Date: 
Wednesday, October 7, 2009 
Speaker: 
Prof. Daniel E. Otero
Department of Mathematics
Xavier University
Email: oetro at xavier dot edu

Title: 
Determining the determinant

Abstract: 
Nearly every undergraduate student of mathematics learns how to solve linear systems with the help of determinants, so it may come as a surprise that the history of the development of the determinant is not better known than it is. In fact, there may be a good reason for this: befitting the complexity of the idea, its history is also quite complicated. The story of its genesis and evolution involves the interplay of a number of different problems, perspectives and approaches, and contributions were made by dozens of people over centuries. We plan to survey a key period of this history, from the time of Leibniz at the end of the 17th century, up to the watershed day of November 30, 1812, when Binet and Cauchy both presented papers on the determinant at the same meeting in Paris.


Date: 
Wednesday, November 18, 2009 
Speaker: 
Prof. Ethan Coven
Department of Mathematics
Wesleyan University
Email: ecoven at wesleyan dot edu

Title: 
The origins of modern symbolic dynamics

Abstract: 
For the purposes of this talk, symbolic dynamics is the study of the iterates, under composition, of the shift transformation on compact spaces of sequences with entries from a finite alphabet.
It is generally believed that symbolic dynamics as defined above started with the seminal papers of Morse and Hedlund (Symbolic Dynamics and Symbolic Dynamics II, Amer. J. Math., 1938 and 1940). However, these papers show very little in common with presentday symbolic dynamics. On the other hand, Hedlund's 1944 Amer. J. Math. paper, Sturmian Minimal Sets, could have been written yesterday. I will trace the change to a 1941 letter from Hedlund to Morse.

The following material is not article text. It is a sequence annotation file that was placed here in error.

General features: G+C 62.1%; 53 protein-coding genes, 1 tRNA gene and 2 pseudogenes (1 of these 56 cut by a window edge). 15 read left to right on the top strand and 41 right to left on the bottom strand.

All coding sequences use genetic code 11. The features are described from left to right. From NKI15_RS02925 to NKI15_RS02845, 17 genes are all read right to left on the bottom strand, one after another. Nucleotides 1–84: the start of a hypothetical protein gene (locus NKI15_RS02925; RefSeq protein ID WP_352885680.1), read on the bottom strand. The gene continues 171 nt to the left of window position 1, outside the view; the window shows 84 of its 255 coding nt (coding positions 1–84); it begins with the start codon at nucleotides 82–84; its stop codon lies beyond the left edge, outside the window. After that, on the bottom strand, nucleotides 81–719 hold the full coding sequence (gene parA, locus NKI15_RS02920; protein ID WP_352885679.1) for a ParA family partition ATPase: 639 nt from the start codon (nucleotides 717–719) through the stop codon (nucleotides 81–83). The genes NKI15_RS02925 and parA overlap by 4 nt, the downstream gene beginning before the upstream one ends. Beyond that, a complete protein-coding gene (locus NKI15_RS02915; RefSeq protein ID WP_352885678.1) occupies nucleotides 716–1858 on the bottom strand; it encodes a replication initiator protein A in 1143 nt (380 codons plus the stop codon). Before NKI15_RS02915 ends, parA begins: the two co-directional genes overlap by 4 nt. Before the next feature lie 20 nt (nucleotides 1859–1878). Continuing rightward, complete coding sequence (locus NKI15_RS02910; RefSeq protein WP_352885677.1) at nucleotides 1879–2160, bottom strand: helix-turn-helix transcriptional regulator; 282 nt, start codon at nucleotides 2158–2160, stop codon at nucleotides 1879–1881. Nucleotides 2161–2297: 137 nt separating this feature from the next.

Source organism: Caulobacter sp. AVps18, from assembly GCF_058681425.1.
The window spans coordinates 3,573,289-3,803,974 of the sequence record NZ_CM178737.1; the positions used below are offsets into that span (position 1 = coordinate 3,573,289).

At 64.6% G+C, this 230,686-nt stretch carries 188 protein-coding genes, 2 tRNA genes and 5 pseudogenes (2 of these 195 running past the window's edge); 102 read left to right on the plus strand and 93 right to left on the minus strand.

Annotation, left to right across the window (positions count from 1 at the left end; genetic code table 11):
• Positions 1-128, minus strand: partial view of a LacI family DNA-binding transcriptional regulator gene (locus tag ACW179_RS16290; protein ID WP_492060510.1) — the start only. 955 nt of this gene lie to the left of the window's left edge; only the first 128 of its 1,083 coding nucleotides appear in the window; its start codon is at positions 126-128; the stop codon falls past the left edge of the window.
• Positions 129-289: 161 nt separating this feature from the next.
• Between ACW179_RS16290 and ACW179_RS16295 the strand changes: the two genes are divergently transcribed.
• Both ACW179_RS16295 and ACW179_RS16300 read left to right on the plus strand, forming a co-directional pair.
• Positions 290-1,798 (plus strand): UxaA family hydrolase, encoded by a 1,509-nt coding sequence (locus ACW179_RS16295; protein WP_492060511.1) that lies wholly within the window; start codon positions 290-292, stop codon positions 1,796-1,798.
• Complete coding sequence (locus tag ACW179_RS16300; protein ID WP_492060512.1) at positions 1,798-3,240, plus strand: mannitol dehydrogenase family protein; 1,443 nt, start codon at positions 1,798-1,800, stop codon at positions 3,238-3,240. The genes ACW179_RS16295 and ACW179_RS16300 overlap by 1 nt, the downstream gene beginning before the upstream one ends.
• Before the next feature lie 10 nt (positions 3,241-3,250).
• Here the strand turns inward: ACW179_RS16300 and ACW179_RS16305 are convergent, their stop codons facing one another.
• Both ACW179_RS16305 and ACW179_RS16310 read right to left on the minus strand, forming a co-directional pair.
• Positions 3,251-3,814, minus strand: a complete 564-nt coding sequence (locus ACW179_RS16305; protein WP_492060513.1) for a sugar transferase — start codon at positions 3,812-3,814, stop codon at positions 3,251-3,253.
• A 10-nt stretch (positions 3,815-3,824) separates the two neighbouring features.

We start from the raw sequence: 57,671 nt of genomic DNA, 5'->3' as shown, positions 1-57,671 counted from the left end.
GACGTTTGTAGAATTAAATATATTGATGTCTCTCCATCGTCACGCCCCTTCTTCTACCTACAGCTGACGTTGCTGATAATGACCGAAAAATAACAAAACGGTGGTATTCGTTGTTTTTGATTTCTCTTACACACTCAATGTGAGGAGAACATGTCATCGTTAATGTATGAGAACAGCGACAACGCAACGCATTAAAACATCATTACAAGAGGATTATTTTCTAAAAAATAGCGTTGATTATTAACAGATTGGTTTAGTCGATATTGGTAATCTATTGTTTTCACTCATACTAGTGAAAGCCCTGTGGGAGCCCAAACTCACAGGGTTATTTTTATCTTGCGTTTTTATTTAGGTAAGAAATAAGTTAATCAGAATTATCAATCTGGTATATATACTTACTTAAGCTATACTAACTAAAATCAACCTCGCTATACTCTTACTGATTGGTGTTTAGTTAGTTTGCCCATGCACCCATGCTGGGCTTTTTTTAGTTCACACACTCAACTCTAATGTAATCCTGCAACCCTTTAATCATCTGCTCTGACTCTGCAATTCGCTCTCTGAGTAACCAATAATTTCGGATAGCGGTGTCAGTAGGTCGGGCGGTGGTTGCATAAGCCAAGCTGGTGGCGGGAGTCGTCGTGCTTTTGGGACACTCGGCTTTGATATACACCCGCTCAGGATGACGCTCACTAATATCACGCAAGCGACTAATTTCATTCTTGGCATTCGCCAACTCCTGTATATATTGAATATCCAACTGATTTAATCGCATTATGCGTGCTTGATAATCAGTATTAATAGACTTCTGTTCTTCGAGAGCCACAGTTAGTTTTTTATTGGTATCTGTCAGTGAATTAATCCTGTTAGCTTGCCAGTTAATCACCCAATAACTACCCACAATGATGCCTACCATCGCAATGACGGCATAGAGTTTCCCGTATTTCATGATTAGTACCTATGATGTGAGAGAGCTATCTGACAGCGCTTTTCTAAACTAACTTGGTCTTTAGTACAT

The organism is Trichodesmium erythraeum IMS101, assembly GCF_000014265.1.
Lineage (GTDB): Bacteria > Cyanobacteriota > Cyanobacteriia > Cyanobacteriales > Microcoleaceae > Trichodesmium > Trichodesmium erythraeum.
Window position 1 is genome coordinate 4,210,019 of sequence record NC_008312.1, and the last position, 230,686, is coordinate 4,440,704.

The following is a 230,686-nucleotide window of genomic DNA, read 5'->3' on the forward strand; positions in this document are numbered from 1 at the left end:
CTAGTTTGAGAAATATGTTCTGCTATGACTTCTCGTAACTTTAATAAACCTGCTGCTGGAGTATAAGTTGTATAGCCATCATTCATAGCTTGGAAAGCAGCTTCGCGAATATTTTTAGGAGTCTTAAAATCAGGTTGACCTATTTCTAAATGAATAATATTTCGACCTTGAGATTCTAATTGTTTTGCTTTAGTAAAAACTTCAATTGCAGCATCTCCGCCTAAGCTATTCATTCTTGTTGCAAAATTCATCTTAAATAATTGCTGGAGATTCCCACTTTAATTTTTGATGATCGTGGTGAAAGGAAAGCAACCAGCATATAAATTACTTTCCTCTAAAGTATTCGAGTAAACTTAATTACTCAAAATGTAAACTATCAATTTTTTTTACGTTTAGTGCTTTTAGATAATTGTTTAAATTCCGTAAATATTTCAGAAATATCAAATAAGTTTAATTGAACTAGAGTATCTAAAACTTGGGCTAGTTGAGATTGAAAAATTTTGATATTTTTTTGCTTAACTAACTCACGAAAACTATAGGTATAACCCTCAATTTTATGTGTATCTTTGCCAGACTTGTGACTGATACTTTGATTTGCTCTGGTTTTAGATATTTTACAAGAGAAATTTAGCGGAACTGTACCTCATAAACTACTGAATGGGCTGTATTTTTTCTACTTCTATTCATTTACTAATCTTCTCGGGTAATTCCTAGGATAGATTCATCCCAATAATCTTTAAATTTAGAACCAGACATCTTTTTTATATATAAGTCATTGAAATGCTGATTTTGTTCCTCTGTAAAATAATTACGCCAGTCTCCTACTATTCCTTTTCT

Much of what I will say, including the Hedlund to Morse letter, appears in Coven and Nitecki, On the genesis of symbolic dynamics as we know it, Colloq. Math. 110 (2008), 227242.


Date: 
Wednesday, February 10, 2010 
Speaker: 
Prof. Karen Parshall
Departments of Mathematics and History
University of Virginia
Email: khp3k at virginia dot edu

Title: 
Algebra: Creating New Mathematical Entities in Victorian Britain

Abstract: 
[Postponed to December 2010 due to inclement weather]


Date: 
Wednesday, March 3, 2010 
Speaker: 
Prof. Erik Tou
Department of Mathematics
Carthage College
Email: etou at carthage dot edu

Title: 
Navigation in the Time of Euler

Abstract: 
Terrestrial navigation is one of the oldest human endeavors; once societies formed significant sea trade, the ability to avoid maritime disasters was of paramount importance. While some aspects of navigation (e.g., finding one's latitude) were easily resolved by rudimentary instruments and mathematics, the problem of finding longitude remained unresolved well into the 18th century. Ultimately, the chronometers of English clockmaker John Harrison proved to be the most practical and durable solution. However, there were several other competing methods that were equally capable of resolving the problem, and it was not clear for several decades which would be the most practical or accurate. We will trace some history of navigation from ancient times to the Enlightenment, and explore Leonhard Euler's work on this subject.


Date: 
Wednesday, April 7, 2010 
Speaker: 
John Clagett, Architect